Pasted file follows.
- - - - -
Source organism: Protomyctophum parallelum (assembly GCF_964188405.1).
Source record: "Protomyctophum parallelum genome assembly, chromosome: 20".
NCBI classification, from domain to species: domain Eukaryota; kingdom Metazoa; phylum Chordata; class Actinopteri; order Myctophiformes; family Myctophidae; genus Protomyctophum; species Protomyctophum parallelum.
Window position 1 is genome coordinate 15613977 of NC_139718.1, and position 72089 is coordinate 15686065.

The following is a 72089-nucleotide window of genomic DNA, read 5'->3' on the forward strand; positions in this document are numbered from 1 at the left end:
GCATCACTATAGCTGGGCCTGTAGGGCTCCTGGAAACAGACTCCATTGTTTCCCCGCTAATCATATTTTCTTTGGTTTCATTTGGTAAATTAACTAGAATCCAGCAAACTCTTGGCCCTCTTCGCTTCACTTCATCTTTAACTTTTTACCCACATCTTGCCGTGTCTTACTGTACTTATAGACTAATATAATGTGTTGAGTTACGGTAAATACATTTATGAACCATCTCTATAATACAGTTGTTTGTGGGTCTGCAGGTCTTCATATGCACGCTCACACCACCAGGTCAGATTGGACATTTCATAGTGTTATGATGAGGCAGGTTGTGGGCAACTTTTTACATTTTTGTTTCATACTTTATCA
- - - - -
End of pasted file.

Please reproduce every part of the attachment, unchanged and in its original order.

Source organism: Protomyctophum parallelum (assembly GCF_964188405.1).
Source record: "Protomyctophum parallelum genome assembly, chromosome: 20".
NCBI classification, from domain to species: domain Eukaryota; kingdom Metazoa; phylum Chordata; class Actinopteri; order Myctophiformes; family Myctophidae; genus Protomyctophum; species Protomyctophum parallelum.
Window position 1 is genome coordinate 15613977 of NC_139718.1, and position 72089 is coordinate 15686065.

The following is a 72089-nucleotide window of genomic DNA, read 5'->3' on the forward strand; positions in this document are numbered from 1 at the left end:
GCATCACTATAGCTGGGCCTGTAGGGCTCCTGGAAACAGACTCCATTGTTTCCCCGCTAATCATATTTTCTTTGGTTTCATTTGGTAAATTAACTAGAATCCAGCAAACTCTTGGCCCTCTTCGCTTCACTTCATCTTTAACTTTTTACCCACATCTTGCCGTGTCTTACTGTACTTATAGACTAATATAATGTGTTGAGTTACGGTAAATACATTTATGAACCATCTCTATAATACAGTTGTTTGTGGGTCTGCAGGTCTTCATATGCACGCTCACACCACCAGGTCAGATTGGACATTTCATAGTGTTATGATGAGGCAGGTTGTGGGCAACTTTTTACATTTTTGTTTCATACTTTATCA